Next I found the Danish maestro, Georg Pedersen to take the cello seat. One of my fondest memories of Georg is the moment we first went through the Moses Variations which he’d arranged for Cello and at the end he absentmindedly waved his bow about and said “You know, I think I prefer the guitar as an accompaniment instrument to the piano. The piano, it’s too, heavy. The guitar makes everything easy”
And finally, I met the great German Viola player, Hartmut Lindemann. This name too came with a warning as Hartmut was considered to be a tricky character on good days and a cranky old German on the others. It wasn’t true. Hartmut and I got along like a house on fire. He was the one who wanted to rehearse. A lot. And the results were truly fantastic, and I still consider him a dear friend.
Other members of the Paganini Project were Alex Todicescu on Violin and Marc Bonetti, the last student of Jacqueline du Pre.
This is what we ended up with.
The time was the end of the 1980’s and in the world of ‘serious music’ and particularly in Australia, Atonality and his brothers Horrible and God-Awful still held sway but I’d never been convinced by this trio of musical terrorists. Nope! I like a good tune, a wonderful melody, I am a romantic and Paganini is full of romance but there were those who asked me: “But, is Paganini really a ‘great’ composer?”
And that remains a thorny issue but I’m not sure that it’s a completely relevant question. I don’t think Paganini’s project (his, not mine) was to be a ‘great’ composer. In fact, it’s unlikely any composer actually went for that title. The term ‘great composer’ is always an epithet bestowed posthumously by someone who stands in a position of supposed authority, a critic, a musicologist, who really likes that composer’s music and thinks it’s just really great.
Paganini’s project was to break open the technical boundaries of the Violin and he over-achieved that in his Opus No. 1, the 24 Caprices and indeed, the 24th Caprice remains one of the all-time popular classics from any period and has drawn what are agreed to be ‘great’ composers to write their own variations on Paganini’s simply but robust little tune.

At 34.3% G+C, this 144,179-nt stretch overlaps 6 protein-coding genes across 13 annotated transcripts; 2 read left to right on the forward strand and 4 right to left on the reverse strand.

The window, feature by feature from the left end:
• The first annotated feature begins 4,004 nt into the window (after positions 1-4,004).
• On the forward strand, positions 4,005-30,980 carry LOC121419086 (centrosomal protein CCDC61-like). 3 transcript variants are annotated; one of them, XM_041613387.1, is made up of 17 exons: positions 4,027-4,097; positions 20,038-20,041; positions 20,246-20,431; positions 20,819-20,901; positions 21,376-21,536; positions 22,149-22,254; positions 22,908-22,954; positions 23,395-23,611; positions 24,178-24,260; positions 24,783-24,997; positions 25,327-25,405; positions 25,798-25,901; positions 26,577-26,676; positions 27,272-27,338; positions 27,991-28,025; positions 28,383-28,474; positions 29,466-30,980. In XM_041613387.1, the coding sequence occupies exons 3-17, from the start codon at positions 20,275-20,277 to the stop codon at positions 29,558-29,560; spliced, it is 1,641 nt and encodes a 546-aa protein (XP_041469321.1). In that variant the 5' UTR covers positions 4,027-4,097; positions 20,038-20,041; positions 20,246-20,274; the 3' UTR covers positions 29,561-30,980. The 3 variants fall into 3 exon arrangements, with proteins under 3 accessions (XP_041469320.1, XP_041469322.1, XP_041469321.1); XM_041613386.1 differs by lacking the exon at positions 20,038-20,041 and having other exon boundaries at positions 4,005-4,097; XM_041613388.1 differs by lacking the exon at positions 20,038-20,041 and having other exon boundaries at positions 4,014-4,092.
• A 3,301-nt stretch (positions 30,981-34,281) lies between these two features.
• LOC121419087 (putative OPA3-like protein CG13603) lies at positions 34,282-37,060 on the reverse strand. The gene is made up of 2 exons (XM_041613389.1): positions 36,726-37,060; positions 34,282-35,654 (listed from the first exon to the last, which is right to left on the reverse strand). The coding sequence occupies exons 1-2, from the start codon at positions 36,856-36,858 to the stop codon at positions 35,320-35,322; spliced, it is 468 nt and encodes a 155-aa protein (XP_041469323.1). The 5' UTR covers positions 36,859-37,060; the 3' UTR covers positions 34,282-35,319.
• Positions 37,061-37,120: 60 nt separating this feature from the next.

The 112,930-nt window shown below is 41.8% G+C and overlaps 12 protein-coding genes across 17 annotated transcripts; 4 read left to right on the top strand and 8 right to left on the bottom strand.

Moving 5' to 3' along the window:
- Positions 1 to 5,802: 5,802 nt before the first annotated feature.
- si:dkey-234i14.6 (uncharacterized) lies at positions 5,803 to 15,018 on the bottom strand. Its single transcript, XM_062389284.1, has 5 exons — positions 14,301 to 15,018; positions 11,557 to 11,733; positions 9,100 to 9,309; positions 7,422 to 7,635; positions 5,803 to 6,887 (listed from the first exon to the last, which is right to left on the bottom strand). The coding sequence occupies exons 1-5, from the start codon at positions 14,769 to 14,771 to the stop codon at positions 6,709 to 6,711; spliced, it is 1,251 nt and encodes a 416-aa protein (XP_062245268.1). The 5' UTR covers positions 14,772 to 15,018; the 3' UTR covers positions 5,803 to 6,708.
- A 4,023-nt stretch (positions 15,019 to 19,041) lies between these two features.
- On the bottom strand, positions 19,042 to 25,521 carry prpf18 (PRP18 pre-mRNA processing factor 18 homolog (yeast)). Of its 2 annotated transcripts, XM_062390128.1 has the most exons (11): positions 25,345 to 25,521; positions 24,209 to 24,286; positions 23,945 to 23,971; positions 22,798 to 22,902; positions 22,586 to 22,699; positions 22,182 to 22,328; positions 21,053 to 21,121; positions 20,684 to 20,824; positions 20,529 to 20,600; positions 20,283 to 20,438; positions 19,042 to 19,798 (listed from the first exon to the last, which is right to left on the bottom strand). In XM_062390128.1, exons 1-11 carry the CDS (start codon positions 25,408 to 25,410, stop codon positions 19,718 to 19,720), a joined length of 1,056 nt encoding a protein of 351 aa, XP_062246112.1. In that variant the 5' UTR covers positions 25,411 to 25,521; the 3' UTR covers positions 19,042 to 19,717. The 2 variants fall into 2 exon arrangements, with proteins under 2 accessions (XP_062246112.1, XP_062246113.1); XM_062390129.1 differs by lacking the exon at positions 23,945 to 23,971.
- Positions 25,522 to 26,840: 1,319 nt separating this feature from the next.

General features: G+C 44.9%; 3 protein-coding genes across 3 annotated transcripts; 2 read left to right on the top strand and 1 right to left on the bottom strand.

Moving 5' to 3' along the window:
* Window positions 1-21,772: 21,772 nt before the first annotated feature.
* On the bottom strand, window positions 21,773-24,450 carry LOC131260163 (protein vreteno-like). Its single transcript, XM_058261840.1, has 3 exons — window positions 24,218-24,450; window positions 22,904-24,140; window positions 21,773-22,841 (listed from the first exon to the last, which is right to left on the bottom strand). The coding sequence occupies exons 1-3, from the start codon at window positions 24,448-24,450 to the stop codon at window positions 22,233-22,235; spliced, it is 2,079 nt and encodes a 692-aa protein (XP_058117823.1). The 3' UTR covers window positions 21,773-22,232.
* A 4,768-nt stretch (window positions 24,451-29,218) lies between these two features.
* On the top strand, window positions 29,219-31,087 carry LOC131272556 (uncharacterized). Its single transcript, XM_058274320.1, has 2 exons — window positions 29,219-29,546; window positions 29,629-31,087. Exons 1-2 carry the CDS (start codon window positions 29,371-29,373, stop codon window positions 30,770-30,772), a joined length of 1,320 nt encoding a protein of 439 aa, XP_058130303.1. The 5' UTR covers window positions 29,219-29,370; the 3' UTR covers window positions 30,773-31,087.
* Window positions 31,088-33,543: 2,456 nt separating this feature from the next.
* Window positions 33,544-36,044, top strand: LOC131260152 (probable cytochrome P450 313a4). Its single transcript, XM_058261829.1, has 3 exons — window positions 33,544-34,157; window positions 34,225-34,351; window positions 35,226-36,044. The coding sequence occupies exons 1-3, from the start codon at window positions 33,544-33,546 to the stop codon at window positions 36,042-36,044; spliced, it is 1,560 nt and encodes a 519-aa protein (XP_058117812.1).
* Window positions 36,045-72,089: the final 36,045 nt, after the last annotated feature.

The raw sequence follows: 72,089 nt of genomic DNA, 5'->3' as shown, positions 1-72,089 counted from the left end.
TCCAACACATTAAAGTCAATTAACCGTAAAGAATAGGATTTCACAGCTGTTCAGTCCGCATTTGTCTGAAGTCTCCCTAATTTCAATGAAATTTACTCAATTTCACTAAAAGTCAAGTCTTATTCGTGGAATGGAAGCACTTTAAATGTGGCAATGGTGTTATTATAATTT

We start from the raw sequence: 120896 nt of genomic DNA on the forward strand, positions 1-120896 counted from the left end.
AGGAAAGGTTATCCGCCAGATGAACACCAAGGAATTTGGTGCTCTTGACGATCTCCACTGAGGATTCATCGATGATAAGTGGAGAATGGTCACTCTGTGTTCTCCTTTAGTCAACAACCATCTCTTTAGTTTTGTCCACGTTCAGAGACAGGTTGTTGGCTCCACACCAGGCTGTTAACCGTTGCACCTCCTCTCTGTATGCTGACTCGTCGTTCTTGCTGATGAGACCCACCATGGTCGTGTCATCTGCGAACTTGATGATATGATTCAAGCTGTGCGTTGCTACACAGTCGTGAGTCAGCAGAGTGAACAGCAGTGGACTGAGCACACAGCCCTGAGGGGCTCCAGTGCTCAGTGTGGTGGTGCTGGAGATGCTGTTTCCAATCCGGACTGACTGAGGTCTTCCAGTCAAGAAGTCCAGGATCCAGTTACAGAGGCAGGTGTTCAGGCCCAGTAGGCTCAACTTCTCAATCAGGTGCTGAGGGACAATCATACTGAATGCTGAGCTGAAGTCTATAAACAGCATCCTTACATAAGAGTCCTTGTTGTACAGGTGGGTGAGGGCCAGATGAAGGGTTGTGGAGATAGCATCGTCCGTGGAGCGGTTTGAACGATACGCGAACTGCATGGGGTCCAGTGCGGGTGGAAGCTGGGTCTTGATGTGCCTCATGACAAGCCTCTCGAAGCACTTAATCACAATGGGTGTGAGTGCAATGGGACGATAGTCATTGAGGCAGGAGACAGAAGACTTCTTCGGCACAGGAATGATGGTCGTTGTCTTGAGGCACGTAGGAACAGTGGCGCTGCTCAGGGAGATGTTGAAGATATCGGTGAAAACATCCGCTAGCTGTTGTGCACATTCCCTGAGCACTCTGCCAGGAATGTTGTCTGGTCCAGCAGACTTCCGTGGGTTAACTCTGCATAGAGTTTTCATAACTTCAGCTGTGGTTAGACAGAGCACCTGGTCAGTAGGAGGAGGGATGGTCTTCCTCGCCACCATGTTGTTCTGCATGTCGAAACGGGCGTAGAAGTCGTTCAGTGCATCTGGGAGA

And that’s the point about Paganini’s compositions, well the good ones. They are robust and stand the test of time and even if you look at them through the lens of Atonality and his brothers Horrible and God-Awful you’re still stuck with “damn, he could write a good tune!”
So, did he have enough technique and creativity as a composer to keep up with these newfound violin techniques of his? Well yes he did inside of the best that was available to Italian composers of his age. Did he try to break harmonic boundaries? Certainly no, but those weren’t the boundaries he was trying to expand. What he did was make the Violin worthy of a position take the main voice in Concertos by Beethoven, Brahms, Tchaikovsky through to Stravinsky.
Listen to those concertos and your listening to Paganini’s legacy.
And finally, guitarists complain that Paganini’s guitar parts are too easy but surely this is part of his genius insofar as he was able write guitaristically and logically for the instrument without tearing the guitarist inside out the way modern guitar composers like me sometimes do.
I’m incredibly grateful to Niccolò. Without his wonderful music I wouldn’t have had the opportunity to perform with such great string players to such full houses.
I do wish he’d stuck to the guitar though. Think of the boundaries he might have knocked down in 24 easy steps. But then, is that simply a caprice?